Soy crackers. Soy puddings. Soy markers. Soybean oil-based industrial lubricants. Soy ski wax. Where do these product ideas come from?
It turns out college students across the country develop many of these concepts. Both the Nebraska and Indiana Soybean Boards are among states that currently sponsor annual student competitions to challenge young people to develop creative new uses for soybeans.
In both states, the contests are run as extra-curricular projects that students voluntarily work on in teams or individually. In Nebraska, the annual competition is open to students at all state colleges and universities. In Indiana, students must attend Purdue University. Prize money is typically awarded to the top two or three new or improved soy-based products.
The contests have yielded some of the soybean industry's most innovative products. “Students at this age are pretty inventive,” says Bernard Tao, an associate professor of ag engineering and food science at Purdue. Tao oversees the Indiana competition.
He points out that the contest is a valuable learning experience because it goes beyond just having a good idea. “Students learn how invention and development of a project works — that includes the creative process, laboratory testing, actual production and packaging as well as marketing. It's a whole string of experiences that are extremely useful to them, especially when they move into the job market,” Tao says.
Because of the in-depth research that students put into their soy creations, many of the ideas developed have stimulated interest from commercial industry. That, in turn, has helped increase demand for soybeans.
Soy crayons, soy candles and Nu-Soy Gel, a protein-based gelatin, are past contest winners developed by Purdue students. All three are now being commercially produced.
In Nebraska, this year's student winner, Sandun Fernando, created an improved soybean oil-based industrial lubricant. The lubricant doesn't solidify at high temperatures like many of the commercially available soybean oil-based lubricants on the market today.
Fernando is a biological systems engineering doctoral student at the University of Nebraska-Lincoln (UNL). He was awarded $3,500 for his first-place product and is pursuing a patent of his invention through the university.
His chemically modified lubricant resists the destructive chemical process called oxidative polymerization, which causes oil to solidify. His product was tested against commercially available soybean-based lubricants. When exposed to high temperature treatments of 185° for 14 days, results showed Fernando's improved product was more stable than commercially available drip oils.
Therefore, his product should help expand the use of soybean oil-based lubricants in high-temperature industrial applications. Those include pumps in irrigation wells that provide water for center-pivot and gravity irrigation, says Loren Isom, technical assistance coordinator for the Industrial Agricultural Products Center with the University of Nebraska.
Fernando reports that he's currently working on a soybean oil lubricant for jet engines.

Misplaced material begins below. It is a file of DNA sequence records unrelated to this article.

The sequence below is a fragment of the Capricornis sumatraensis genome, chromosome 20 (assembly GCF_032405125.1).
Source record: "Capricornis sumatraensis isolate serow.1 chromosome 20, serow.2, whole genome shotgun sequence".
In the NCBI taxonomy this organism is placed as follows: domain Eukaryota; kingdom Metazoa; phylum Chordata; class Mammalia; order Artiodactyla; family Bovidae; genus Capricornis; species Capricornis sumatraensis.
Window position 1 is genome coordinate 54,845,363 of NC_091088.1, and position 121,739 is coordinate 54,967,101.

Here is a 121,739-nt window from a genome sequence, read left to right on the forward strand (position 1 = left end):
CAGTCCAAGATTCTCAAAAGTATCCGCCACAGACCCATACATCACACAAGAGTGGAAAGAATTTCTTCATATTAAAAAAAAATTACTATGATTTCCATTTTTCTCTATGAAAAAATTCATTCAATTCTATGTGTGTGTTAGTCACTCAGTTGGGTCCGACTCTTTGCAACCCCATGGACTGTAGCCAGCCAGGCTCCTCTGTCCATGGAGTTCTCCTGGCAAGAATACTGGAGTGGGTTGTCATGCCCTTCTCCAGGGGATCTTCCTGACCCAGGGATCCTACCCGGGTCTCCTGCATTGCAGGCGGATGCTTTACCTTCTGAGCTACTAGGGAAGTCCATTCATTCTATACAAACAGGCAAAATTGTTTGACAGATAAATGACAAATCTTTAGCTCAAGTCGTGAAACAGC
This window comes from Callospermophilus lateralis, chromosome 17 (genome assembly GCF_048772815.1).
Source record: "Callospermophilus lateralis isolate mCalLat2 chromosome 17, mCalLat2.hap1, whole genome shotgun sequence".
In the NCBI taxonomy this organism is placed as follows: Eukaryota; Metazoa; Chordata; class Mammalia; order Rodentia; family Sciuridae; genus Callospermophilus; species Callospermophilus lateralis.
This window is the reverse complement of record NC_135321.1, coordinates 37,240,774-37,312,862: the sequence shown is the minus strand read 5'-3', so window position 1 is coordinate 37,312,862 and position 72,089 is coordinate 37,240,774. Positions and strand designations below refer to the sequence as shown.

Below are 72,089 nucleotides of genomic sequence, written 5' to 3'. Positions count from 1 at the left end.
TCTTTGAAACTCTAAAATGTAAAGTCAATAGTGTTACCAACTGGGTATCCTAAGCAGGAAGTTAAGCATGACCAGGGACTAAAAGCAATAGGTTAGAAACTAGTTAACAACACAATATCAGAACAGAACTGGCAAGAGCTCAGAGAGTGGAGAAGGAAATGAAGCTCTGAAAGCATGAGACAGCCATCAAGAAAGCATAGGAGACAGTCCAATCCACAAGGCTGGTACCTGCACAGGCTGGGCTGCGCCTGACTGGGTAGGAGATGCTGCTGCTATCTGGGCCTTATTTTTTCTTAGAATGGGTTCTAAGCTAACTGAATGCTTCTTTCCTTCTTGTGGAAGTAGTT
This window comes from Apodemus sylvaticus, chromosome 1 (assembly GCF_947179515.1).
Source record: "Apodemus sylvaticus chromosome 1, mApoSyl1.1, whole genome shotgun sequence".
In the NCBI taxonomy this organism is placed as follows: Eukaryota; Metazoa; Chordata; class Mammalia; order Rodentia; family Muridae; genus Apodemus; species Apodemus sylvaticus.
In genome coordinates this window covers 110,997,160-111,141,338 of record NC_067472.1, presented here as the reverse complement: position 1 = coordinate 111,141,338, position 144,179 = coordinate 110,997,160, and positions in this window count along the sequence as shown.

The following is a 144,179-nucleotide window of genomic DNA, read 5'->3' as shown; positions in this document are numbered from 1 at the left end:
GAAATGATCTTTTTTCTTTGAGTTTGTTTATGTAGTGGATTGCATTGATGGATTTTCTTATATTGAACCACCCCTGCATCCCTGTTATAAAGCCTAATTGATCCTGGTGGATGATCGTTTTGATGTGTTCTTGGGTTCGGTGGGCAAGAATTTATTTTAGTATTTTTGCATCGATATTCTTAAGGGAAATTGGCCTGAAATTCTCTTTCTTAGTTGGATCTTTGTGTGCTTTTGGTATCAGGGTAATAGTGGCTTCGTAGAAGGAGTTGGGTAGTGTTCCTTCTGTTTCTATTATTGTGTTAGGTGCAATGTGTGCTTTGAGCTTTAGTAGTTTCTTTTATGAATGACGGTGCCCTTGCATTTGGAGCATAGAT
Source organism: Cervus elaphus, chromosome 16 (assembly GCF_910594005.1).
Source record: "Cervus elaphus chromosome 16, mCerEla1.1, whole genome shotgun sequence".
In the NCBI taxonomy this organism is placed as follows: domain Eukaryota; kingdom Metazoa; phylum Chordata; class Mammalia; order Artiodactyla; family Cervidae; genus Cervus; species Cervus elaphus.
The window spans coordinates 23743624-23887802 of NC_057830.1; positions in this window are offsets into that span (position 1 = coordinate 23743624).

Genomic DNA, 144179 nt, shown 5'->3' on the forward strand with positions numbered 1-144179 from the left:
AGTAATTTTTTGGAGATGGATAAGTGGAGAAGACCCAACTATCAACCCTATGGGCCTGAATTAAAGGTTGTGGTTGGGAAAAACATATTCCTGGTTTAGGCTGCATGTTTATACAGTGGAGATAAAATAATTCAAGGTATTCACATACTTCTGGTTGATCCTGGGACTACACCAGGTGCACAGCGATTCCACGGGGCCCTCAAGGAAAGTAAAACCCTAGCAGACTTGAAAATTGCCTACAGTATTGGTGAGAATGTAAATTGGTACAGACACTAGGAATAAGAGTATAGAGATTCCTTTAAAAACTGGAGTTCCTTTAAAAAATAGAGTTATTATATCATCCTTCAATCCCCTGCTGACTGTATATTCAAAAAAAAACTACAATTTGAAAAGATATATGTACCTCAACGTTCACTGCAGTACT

Other students have experienced similar successes, but on a smaller scale. “We've had students develop ski wax, crackers, breakfast cereals and fire starters with soy products and these are being sold in smaller markets,” says Purdue's Tao. The most recent winning product at Purdue was soy marking pens, which look promising for future marketing opportunities.
University of Nebraska graduate student Lisa Durso came up with that state's 2001 winner, Eco-Auto, an environmentally sound, soy-based car-care product. It brings out the natural color in vehicles' plastic, vinyl and rubber surfaces.
Durso says she's had this idea for years. “I like the idea of a well-maintained vehicle, but I am also reluctant to buy products that may be harmful to the environment or my health,” she says.
Durso's product isn't commercially available, but she is exploring production and marketing possibilities.
UNL student entrepreneurs Kelly Kinnison and Ginger Ivy Jo Wingate have taken Soy Smaks, a soybean-oil lip balm the two created in 2000, to the marketplace. They produce small batches of the balm on their own and have developed marketing outlets.
Whether these student-developed soy products help create markets for 1,000 bu or for 1 million bushels of soybeans, the contests themselves have shown just how adaptable the soybean is, say those involved.
“Our primary objective is to develop new uses or improvements to soy-based products. But through this annual contest, our students and the people of Nebraska have become much more knowledgeable of the versatility of soybeans,” says Isom.
Long term, that may be the biggest benefit for the soybean industry.
“Students go on to champion the cause of soybeans and recognize the unique possibilities for soybean utilization as the real product,” adds Tao. “Some day when we run out of petroleum, they're the ones who have to go out into the world and make it a better place. And through this experience of creating products out of a raw component like soybeans, they have the foundation to do that.”